I have two pictures of New York on Easter Sunday. In 1900 there are only two automobiles visible. By 1913 there are only two horse-drawn carriages to be seen. What makes this dramatic inflection point noteworthy? A conference was convened in 1898 with representatives from New York, London, and Paris to discuss a looming crisis that threatened the very viability of these great metropolises. The luminaries of these great cities came together to find an answer to a problem that was literally burying their cities. It was manure. As the Industrial Revolution drove the concentration of populations around factories and factories concentrated around transportation hubs, the great Western cities grew. And the medium of transportation for both people and goods was the horse. Bigger populations needed more horses. Lots of horses. Steven Davies described the problem:
Nineteenth-century cities depended on thousands of horses for their daily functioning. All transport, whether of goods or people, was drawn by horses. London in 1900 had 11,000 cabs, all horse powered. There were also several thousand buses, each of which required 12 horses per day, a total of more than 50,000 horses. In addition, there were countless carts, drays, and wains, all working constantly to deliver the goods needed by the rapidly growing population of what was then the largest city in the world. Similar figures could be produced for any great city of the time.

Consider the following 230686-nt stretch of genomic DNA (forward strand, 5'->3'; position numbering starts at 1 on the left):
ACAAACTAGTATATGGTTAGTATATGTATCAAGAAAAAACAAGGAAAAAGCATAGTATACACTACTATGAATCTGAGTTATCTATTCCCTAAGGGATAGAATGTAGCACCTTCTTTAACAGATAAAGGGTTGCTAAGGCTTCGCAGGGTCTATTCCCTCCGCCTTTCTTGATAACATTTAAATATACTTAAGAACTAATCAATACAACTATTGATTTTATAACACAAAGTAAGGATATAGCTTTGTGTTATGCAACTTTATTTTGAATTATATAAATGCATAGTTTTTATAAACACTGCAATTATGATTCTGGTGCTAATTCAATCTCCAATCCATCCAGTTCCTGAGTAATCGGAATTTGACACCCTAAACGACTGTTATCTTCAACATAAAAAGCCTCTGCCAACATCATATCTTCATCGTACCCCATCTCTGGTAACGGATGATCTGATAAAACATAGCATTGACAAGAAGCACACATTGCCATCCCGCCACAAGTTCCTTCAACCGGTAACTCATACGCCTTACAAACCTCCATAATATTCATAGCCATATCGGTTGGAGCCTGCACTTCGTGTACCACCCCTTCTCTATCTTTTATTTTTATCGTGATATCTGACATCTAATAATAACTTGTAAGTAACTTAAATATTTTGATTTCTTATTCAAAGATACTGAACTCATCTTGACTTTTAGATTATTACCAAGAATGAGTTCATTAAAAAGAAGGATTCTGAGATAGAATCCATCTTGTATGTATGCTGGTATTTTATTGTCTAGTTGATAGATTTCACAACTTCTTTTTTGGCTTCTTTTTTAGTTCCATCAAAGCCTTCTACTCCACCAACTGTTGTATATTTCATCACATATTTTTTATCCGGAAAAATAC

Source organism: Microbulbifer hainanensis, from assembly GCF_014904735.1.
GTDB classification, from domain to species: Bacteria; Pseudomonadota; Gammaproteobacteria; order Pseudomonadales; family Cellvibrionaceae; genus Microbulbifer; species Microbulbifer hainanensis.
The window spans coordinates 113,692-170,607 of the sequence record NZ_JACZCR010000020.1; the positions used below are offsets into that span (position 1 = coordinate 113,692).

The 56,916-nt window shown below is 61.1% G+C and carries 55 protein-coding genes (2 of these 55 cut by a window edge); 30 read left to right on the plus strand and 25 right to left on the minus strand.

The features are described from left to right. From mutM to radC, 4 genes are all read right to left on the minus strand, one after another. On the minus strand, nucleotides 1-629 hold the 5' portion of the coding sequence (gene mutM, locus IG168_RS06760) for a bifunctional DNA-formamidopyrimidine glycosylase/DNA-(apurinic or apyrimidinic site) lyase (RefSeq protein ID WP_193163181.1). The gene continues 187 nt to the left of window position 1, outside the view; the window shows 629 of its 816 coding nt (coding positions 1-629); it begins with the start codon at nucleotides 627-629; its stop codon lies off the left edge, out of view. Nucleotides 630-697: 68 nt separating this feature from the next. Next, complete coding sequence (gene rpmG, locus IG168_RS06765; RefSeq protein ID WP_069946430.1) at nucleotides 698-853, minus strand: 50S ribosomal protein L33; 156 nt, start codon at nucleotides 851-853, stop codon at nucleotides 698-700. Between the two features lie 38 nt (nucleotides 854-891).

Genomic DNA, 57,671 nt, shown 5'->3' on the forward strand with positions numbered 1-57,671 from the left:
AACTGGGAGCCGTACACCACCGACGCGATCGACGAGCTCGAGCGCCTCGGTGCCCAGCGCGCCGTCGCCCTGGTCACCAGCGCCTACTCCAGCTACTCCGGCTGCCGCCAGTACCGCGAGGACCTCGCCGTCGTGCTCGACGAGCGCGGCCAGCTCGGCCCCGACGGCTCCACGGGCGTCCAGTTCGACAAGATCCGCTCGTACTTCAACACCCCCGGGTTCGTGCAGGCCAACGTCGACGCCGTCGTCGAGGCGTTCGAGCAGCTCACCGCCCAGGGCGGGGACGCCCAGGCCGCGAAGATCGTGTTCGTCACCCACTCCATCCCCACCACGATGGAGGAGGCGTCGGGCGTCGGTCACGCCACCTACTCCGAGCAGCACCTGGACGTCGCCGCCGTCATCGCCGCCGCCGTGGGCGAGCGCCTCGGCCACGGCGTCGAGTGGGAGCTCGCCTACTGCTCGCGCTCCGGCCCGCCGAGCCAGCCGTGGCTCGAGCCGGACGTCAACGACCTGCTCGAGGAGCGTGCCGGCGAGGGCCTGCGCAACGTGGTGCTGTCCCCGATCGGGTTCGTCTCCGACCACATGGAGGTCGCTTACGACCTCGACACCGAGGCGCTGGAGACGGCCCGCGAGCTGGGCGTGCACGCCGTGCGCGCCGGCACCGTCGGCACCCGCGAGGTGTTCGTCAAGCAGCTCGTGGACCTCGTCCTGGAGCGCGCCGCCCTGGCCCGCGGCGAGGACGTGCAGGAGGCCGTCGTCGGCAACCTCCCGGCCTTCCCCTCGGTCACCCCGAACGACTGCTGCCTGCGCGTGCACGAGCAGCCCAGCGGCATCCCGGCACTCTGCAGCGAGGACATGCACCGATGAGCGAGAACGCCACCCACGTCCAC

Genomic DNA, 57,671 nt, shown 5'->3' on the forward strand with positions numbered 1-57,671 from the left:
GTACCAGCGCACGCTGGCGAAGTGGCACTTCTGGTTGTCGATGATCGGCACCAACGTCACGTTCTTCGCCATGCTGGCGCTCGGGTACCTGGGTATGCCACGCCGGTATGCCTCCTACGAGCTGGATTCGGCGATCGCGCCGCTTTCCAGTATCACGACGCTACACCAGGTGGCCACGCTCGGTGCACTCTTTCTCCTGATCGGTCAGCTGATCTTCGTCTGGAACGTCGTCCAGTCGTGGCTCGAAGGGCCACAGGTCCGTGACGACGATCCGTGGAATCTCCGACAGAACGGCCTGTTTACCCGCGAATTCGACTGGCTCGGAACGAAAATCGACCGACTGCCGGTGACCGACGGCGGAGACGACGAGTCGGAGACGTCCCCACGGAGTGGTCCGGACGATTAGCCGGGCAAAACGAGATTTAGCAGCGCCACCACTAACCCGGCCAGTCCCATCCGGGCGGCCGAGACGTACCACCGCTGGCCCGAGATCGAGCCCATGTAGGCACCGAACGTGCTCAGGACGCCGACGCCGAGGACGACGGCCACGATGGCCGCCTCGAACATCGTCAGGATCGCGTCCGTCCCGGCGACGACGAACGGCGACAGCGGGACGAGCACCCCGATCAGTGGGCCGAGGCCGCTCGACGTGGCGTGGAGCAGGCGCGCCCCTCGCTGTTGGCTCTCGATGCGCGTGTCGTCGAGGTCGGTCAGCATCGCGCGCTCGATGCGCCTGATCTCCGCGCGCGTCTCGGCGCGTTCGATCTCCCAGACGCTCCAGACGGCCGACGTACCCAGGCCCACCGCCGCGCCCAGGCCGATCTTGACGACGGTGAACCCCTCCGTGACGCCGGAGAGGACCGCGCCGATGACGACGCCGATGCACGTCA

The problem of course was that all these horses produced huge amounts of manure. A horse will on average produce between 15 and 35 pounds of manure per day. Consequently, the streets of nineteenth-century cities were covered by horse manure. This in turn attracted huge numbers of flies, and the dried and ground-up manure was blown everywhere. In New York in 1900, the population of 100,000 horses produced 2.5 million pounds of manure per day, which all had to be swept up and disposed of (Davies 2004).
That first international urban planning conference was scheduled to last ten days. The conferees canceled it after only three. They had no answer for the manure. No one at the time saw the implications of the “horseless carriage.” It changed everything. Seemingly overnight the impending death-by-manure of the West’s great cities was averted (Flowers 2015; Johnson n.d.).
So, staying with our stalking horse, what does our experience with manure suggest for the future of the environment? I am not an environmental scientist nor do I play one on TV. But I would submit that the consequences of the coming societal and technological inflection points that we have reviewed are not being accounted for in the current mainstream environmental “conventional wisdom”(Jarzebski et al. 2021).